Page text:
The Participant Listener

In books, creativity, culture, Miraverse by Michael Tiemann

In the seminal essay The Prospects of Recording, Glenn Gould “explores the vast changes in musical ontology, phenomenology, production, and listening brought about by audio recording” (see Audio Culture, edited by Christoph Cox and Daniel Warner, pp 115-126).  The Glenn Gould archives have Part A of that essay online, but it is the paragraphs that immediately follow that have me most excited.  He says:

The Participant Listener

At the center of the technological debate, then,  is a new kind of listener—a listener more participant in the musical experience.  The emergence of this mid-twentieth-century phenomenon is the greatest achievement of the record industry.  For this listener is no longer passively analytical; he is an associate whose tastes, preferences, and inclinations even now alter peripherally the experiences to which he gives his attention, and upon whose fuller participation the future of the art of music waits.

He is also, of course, a threat, a potential usurper of power, an uninvited guest at the banquet of the arts, one whose presence threatens the familiar hierarchical setting of the musical establishment.  Is it not, then, inopportune to venture that this participant public could emerge untutored from that servile posture with which it paid homage to the status structure of the concert world and, overnight, assume decision-making capacities which were specialists’ concerns heretofore?

This is, of course, the precise reason for creating The Miraverse, with its explicit goal of serving as equals the aritsts, engineers, and those who wish to become producers of whatever experiences they can imagine and achieve.  What I, since 2006, have been calling a co-producer, Glenn Gould has called The Participant Listener.  Which, on the one hand shows just how untutored I am, and, on the other, validates the fact that, separated by 40 years, we have both seen the same reality.  It happens all the time in music: he’s playing B#, and I’m playing C major—on the piano they are both the same notes!

Of course, Gould does not stop there, but says two more things that are absolutely astonishing.  The first (which follows immediately from the above) is:

The keyword here is “public.”  Those experiences through which the listener encounters music electronically transmitted are not within the public domain.  One serviceable axiom applicable to every experience in which electronic transmission is involved can be expressed in that paradox wherein the ability to obtain in theory an audience of unprecedented numbers obtains in fact a limitless number of private auditions.  Because of the circumstances this paradox defines, the listener is able to indulge preferences and, through the electronic modifications with which he endows the listening experience, impose his own personality upon the work.  As he does so, he transforms that work, and his relation to it, from an artistic to an environmental experience.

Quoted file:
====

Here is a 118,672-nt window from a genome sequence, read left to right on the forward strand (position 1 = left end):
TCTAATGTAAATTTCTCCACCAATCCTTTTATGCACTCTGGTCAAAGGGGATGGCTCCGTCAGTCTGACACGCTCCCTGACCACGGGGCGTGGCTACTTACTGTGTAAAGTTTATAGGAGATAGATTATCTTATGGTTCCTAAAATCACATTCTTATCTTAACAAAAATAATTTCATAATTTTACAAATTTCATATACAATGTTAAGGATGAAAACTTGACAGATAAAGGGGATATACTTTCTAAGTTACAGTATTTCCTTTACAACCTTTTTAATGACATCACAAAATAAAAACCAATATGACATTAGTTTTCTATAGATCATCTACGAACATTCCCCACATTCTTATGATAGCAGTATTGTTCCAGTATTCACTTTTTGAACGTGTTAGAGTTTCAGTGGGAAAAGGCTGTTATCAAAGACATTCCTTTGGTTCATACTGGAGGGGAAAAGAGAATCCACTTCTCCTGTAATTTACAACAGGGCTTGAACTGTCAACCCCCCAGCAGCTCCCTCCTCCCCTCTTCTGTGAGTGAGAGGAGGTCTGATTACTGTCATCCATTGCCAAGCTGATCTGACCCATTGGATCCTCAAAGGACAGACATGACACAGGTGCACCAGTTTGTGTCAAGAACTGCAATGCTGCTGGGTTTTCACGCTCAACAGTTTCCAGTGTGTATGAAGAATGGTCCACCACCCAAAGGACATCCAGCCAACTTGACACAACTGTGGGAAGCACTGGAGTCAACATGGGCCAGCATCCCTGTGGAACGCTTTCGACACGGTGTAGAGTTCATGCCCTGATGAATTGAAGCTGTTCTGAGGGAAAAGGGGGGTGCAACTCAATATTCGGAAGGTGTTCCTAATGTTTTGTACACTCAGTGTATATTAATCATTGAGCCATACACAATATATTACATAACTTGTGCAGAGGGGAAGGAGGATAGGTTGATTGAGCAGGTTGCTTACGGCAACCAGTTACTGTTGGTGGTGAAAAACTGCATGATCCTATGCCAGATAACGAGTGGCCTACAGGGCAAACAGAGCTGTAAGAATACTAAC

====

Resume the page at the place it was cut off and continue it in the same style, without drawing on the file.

This insight perfectly anticipates the phenomenon of the SONY Walkman, 20 years later, becoming a device that would help countless millions create a “soundtrack of their lives”, and which would cause equal countless millions to presume that they should be permitted, as a creative act, to make their own mix tapes and playlists, rather than suffering the specific choices of some unknown engineer following the instructions of an equally unknown or meaningless record label.  But the really remarkable suggestion he makes, back when recording equipment was custom-made for studios and when the whole recording studio enterprise was a monumentally expensive and exclusive domain was:

It would be a relatively simple matter, for instance, to grant the listener tape-edit options which he could exercise at his discretion.  Indeed, a significant step in this direction might well result from that process by which it is now possible to disassociate the ratio of speed to pitch and in so doing (albeit with some deterioration in the quality of sound as a current liability) truncate splice-segments of interpretations of the same work performed by different artists and recorded at different tempos. […] This process could, in theory, be applied without restriction of the reconstruction of musical performance.  There is, in fact, nothing to prevent a dedicated connoisseur from acting as his own tape editor and, with these devices, exercising such interpretive predilections as will permit him to create his own ideal performance […]

Which is precisely what is described in the Miraverse Programs page and elaborated in the Co-Production page.  And how might such a connoisseur gain the knowledge to effect such bold new interpretations?  With Education, of course.

It is greatly reassuing to know that under the tons and tons of steel and concrete that make up the studio’s structural foundation, there is a deeper and stronger foundation supporting the studio’s fundamental concept, as first articulated by Glenn Gould.  I look forward to the day when we open our doors to the Participant Listener, and in so doing, finally usher in the future of the art of music for which we have all been so desparately waiting and wanting.